Multilevel analysis of the chronic care model and 5A services for treating tobacco use in urban primary care clinics.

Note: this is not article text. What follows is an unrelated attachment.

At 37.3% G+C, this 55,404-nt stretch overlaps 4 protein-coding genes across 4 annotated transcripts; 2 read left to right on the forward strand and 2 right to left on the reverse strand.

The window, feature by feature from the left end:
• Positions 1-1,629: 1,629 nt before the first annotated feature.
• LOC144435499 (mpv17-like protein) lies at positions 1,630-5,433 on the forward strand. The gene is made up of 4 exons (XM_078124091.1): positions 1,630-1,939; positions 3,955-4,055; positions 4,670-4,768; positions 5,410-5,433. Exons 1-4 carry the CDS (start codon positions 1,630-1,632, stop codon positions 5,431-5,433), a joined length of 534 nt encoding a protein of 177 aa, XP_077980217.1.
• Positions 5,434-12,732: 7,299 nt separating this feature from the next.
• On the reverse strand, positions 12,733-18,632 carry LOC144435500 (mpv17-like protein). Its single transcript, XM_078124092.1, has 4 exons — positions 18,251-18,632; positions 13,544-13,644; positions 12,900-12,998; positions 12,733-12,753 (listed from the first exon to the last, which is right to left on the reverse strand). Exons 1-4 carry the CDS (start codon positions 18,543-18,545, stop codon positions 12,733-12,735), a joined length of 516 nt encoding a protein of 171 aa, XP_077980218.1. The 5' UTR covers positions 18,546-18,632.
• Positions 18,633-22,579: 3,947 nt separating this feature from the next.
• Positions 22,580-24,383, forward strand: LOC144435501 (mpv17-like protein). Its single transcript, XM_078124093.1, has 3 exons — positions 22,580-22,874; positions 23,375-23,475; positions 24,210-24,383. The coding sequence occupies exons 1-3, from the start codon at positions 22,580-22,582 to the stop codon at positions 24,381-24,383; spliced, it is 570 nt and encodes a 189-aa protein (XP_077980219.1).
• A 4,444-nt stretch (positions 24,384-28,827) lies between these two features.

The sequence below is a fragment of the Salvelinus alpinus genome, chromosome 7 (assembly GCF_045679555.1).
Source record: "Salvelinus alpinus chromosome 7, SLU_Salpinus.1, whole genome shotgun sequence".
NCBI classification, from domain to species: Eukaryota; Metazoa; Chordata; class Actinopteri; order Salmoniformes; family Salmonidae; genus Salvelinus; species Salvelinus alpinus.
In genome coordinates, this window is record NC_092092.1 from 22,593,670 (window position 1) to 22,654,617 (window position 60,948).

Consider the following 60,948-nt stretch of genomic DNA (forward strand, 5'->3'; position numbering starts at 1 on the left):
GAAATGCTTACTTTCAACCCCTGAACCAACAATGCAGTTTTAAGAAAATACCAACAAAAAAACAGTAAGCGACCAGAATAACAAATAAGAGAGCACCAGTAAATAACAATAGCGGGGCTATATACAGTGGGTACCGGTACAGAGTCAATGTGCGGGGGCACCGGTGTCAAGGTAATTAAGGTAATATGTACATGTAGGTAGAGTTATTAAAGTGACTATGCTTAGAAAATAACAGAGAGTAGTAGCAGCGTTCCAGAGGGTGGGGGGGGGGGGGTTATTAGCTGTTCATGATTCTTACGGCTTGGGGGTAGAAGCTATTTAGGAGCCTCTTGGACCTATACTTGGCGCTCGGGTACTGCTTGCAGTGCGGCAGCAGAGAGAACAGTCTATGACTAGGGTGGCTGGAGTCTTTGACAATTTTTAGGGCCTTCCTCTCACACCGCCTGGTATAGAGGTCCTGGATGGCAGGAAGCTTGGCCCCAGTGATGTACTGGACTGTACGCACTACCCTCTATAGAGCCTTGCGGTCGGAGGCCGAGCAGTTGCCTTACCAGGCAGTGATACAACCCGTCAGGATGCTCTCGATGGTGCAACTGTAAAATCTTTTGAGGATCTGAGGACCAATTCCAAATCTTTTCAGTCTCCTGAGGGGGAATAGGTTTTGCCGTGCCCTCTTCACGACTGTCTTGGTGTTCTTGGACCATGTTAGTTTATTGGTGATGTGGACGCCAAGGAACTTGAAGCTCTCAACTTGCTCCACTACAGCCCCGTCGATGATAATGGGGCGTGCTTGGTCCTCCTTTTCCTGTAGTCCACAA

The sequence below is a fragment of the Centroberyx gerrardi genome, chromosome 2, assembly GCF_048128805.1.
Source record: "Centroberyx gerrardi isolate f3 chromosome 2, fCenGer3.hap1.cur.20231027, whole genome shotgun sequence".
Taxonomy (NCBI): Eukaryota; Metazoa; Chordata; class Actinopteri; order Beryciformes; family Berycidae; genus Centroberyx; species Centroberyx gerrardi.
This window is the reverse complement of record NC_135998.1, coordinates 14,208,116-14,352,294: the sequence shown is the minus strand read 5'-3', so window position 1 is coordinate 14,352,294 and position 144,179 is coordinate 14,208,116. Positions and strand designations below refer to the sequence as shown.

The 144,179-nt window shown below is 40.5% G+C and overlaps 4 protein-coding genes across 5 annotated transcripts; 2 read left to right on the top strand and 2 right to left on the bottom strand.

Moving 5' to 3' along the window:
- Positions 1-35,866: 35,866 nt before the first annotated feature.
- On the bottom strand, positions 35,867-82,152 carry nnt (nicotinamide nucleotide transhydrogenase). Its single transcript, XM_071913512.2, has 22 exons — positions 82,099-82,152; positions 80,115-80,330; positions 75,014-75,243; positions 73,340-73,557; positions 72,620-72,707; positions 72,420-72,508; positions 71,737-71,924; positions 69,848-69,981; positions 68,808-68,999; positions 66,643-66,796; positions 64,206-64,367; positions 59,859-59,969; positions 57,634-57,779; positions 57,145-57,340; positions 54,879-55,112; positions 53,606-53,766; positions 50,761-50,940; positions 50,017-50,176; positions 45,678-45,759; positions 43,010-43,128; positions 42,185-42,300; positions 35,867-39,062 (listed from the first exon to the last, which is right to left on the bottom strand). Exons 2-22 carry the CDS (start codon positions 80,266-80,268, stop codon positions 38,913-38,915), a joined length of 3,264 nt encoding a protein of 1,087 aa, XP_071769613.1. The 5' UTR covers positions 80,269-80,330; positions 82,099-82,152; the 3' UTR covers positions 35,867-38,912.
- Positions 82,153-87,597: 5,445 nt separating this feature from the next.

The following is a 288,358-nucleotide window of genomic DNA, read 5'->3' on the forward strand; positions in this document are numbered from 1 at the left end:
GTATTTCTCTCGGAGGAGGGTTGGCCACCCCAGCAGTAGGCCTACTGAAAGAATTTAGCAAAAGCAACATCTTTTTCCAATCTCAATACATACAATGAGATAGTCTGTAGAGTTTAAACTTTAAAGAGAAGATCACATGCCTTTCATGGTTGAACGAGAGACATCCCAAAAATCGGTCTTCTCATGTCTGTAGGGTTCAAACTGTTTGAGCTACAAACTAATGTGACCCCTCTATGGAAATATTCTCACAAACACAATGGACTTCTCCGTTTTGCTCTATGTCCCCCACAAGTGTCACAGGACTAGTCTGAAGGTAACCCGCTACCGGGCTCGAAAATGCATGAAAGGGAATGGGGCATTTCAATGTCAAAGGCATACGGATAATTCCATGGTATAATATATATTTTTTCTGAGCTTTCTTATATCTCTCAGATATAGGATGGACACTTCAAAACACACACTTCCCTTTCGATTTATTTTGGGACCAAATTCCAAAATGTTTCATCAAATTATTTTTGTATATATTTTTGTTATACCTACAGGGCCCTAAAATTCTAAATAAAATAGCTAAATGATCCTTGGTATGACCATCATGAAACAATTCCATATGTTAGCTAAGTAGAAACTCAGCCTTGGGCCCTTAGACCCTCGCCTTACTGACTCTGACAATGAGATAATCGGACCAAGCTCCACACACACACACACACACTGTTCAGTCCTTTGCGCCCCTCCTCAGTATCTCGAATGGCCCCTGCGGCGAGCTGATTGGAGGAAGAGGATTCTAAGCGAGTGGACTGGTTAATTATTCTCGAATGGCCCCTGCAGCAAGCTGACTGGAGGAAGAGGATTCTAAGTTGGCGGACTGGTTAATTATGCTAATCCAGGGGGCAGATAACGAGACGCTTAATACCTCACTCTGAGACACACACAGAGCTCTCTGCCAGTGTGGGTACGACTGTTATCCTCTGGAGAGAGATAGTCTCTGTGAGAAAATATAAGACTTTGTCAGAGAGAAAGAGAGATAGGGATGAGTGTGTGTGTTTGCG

ABSTRACT: To examine the chronic care model (CCM) as a framework for improving provider delivery of 5A tobacco cessation services.Cross-sectional surveys were used to obtain data from 497 health care providers in 60 primary care clinics serving low-income patients in New York City. A hierarchical generalized linear modeling approach to ordinal regression was used to estimate the probability of full 5A service delivery, adjusting for provider covariates and clustering effects. We examined associations between provider delivery of 5A services, clinic implementation of CCM elements tailored for treating tobacco use, and the degree of CCM integration in clinics.Providers practicing in clinics with enhanced delivery system design, clinical information systems, and self-management support for cessation were 2.04-5.62 times more likely to perform all 5A services ( p<.05). CCM integration in clinics was also positively associated with 5As delivery. Compared with none, implementation of one to six CCM elements corresponded with a 3.69-30.9 increased odds of providers delivering the full spectrum of 5As ( p<.01).Findings suggest that the CCM facilitates provider adherence to the Public Health Service 5A clinical guideline. Achieving the full benefits of systems change may require synergistic adoption of all model components.